Hummingbirds possess long, extendable tongues that allow them to reach into flowers to obtain the sugar-rich nectar (5). The gorgeted puffleg is thought to feed on the nectar of plants (such as Bejaria resinosa, Cavendishia bracteata, Cinchena pubesens and Faramea flavicansi), and also eats insects, including small flies (2).
All hummingbirds display an amazing ability of flight. Beating the wings so fast they become a blur to human eyes, hummingbirds are capable of hovering, flying backwards, and changing direction at incredible speed. In normal flight they can beat their wings up to 75 times per second, increasing to 200 beats per second when a male is courting a female (6). Beating the wings at such speed creates the humming noise they are named after, and this may be used by the birds to communicate, as varying frequencies in sound have been seen to alter the behaviour of fellow hummingbirds (7).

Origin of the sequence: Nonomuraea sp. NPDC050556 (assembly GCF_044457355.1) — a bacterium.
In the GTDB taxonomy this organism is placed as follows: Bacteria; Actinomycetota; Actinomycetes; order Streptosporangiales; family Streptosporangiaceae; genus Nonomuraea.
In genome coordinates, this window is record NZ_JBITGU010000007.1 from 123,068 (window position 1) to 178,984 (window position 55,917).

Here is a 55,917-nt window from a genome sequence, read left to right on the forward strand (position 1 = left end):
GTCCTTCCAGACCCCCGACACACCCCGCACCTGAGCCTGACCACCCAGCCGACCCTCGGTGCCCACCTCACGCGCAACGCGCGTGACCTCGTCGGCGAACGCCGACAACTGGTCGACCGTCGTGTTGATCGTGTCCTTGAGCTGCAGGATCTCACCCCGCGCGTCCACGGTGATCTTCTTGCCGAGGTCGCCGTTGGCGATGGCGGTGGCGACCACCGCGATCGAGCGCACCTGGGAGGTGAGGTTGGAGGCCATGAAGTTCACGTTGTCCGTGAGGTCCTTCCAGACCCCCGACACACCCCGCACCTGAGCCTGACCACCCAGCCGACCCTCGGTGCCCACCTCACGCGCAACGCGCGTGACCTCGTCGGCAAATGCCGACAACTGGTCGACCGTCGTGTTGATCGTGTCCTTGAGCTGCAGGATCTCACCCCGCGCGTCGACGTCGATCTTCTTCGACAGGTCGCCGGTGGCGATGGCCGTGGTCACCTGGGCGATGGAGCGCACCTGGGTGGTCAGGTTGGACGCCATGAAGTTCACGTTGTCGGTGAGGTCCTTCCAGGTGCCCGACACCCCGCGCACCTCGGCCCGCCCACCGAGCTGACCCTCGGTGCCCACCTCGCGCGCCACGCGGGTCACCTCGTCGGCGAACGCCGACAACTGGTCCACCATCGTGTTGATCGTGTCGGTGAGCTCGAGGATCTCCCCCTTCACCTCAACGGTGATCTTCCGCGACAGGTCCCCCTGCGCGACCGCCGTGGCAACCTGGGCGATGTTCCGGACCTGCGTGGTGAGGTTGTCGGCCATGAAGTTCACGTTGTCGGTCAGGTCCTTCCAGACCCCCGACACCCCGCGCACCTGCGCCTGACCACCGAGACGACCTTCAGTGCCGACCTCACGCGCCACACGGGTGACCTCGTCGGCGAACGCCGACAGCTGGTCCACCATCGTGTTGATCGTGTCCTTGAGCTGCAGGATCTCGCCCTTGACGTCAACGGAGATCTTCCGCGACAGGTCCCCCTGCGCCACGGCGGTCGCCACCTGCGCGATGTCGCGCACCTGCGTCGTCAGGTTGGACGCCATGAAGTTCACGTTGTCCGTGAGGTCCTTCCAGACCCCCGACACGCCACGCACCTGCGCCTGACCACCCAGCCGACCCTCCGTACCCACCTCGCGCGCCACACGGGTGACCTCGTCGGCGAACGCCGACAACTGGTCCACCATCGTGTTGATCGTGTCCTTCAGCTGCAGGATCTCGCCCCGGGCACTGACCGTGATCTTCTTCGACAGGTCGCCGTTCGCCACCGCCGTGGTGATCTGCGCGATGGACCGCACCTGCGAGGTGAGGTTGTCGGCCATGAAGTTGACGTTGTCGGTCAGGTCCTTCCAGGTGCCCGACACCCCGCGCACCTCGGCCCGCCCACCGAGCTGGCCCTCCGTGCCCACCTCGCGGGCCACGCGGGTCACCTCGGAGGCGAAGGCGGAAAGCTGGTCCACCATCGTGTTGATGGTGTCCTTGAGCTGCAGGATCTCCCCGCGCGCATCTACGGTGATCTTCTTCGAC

As this species was so recently discovered, there is not yet any information available on its breeding biology.